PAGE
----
A week after a “defund the police” protest became a full-blown occupation outside City Hall, Mayor Bill de Blasio announced Monday he has a plan for the New York City police department budget to be slashed by US$1 billion.
The mayor, a Democrat, declined to discuss the sources of what he called “savings” for the nation’s largest police department, saying at a news briefing that the cuts are still being negotiated with the City Council. But he said spending on capital projects would be reduced by US$500 million and there could be changes to the department’s role in policing schools.
Money would be deferred to the city’s chronically underfunded public housing system and to youth programs, de Blasio said.
“The NYPD did a hell a good job in saying, ‘Ok, here’s a bunch of things we could do while still keeping this city safe,” he said. “We need to redistribute revenue to communities that need it the most. We know our young people are hurting.”
The budget talks come as hundreds of demonstrators have spent the past week camped out in City Hall Park and demanding police defunding following weeks of protests over the death of George Floyd and other Black Americans killed by law enforcement.
Organizers have called it “Occupy City Hall” — a nod to the 2011 Occupy Wall Street movement a few blocks away in Zuccotti Park.
The group directed its demands — scrawled on colorful placards, a canvass of graffiti and a massive poster taped over a subway entrance — at de Blasio and Council Speaker Corey Johnson.
“We’ve done different levels of escalation to make sure we’re getting their attention,” said Jonathan Lykes, one of the movement’s organizers. “If they defund the police by US$1 billion then we have won — but that’s only our demand this week.”
The occupation has drawn protesters barely old enough to vote but also veteran activists like Debbie Williams, of Brooklyn, who described the movement as unlike any she’s seen.
“People’s eyes are opened now,” said Williams, who slept at the site Sunday and was cooling off Monday in a furnished area dubbed the “Chill Zone.”
“We’re seeing change,” she added, “but it’s not enough.”
The idea of slashing the NYPD’s budget, now around US$6 billion annually for operations plus several billion dollars more in shared city expenses, like pensions, seemed politically laughable even a year ago. Memories of the Sept. 11 attacks and the high-crime decades of the 1970s, 1980s and early 1990s were too fresh.
But now, city agencies across the board are dealing with the possibility of big cuts due to a huge loss in revenue caused by coronavirus shutdowns. The NYPD has about 36,000 officers. Asked if that number will hold, de Blasio responded: “Whatever we do in terms of headcount has to keep the city safe.”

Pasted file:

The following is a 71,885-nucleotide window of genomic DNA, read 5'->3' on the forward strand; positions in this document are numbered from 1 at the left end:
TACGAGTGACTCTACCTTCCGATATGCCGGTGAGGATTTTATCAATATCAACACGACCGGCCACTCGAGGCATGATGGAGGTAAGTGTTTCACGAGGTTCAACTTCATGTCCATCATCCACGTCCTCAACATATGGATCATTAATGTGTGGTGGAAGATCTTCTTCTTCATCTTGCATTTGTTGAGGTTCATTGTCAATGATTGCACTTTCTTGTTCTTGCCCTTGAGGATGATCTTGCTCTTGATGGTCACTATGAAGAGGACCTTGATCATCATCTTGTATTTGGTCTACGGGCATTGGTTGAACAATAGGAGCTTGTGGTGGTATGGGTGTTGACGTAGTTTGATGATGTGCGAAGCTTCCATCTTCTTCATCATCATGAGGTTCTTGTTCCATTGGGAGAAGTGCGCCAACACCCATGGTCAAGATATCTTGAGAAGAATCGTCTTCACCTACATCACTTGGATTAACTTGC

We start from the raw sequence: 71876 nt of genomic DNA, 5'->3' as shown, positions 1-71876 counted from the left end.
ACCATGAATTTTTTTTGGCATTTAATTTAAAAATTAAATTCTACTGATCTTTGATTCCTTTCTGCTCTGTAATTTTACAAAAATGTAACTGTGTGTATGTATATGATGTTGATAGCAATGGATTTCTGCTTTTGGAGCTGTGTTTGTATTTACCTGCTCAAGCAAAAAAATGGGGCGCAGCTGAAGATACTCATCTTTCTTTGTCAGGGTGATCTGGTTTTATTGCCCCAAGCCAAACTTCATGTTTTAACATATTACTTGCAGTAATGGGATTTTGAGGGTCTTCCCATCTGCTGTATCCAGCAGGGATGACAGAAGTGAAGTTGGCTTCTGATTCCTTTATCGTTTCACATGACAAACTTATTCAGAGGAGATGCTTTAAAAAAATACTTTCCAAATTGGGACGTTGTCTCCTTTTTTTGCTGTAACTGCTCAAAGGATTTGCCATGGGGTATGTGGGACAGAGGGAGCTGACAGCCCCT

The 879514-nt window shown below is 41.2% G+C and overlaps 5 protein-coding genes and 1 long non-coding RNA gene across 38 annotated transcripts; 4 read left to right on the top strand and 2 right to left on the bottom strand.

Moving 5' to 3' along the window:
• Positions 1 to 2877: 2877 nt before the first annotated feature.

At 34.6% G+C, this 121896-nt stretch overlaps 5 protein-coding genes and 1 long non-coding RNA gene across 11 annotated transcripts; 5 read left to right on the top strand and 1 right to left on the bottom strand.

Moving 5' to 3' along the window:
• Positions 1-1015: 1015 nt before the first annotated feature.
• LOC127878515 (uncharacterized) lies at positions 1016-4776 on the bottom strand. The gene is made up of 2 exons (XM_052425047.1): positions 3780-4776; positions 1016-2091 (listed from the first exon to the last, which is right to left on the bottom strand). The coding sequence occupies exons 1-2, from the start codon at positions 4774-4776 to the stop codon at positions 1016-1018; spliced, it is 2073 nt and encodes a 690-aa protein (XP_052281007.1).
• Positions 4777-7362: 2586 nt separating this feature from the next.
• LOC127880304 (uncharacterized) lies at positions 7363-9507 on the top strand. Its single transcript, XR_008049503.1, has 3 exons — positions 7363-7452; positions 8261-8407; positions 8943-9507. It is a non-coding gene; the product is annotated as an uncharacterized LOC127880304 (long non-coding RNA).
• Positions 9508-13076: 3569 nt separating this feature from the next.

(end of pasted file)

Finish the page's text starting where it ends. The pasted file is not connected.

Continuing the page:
Patrick Lynch, head of the Police Benevolent Association union, said the proposed cuts will lead to fewer cops on the streets amid a spike in shootings that has lasted several weeks.
“We will say it again: the Mayor and the City Council have surrendered the city to lawlessness. Things won’t improve until New Yorkers hold them responsible,” Lynch said in written statement.
The City Hall Park occupation was organized by Black and LGBT activists but has sought to include input across the ideological spectrum. A makeshift “People’s Library,” assembled under a tent, promotes “radical literature.”
A nearby “bodega” features free donated food and personal protective equipment to occupiers, many of whom are wearing masks. Speakers announced “de-arrest training” sessions and reinforced the expectation that residents of the space look after one another.
“We want racial injustice to end, and the means is that we stay here right now in this space,” said Manny, who addressed the crowd but declined to give his last name. “It’s very clear that people want to stay past Tuesday and that people want to see police and prison abolition.”
Gatherings of more than 10 people are still banned in New York City because of the coronavirus, but those rules have been ignored by protesters for weeks and police have not moved to enforce them.
Lykes said the occupation has made the NYPD “nervous,” recalling a string of minor confrontations that were resolved without arrests. He differentiated the peaceful assembly in Lower Manhattan from a weeks-old occupation in Seattle that has seen episodes of violence.
“We have an uprising and one of the largest we’ve seen since the death of Martin Luther King,” he said. “These are the worst of times but the best of times as far as an opportunity to change.”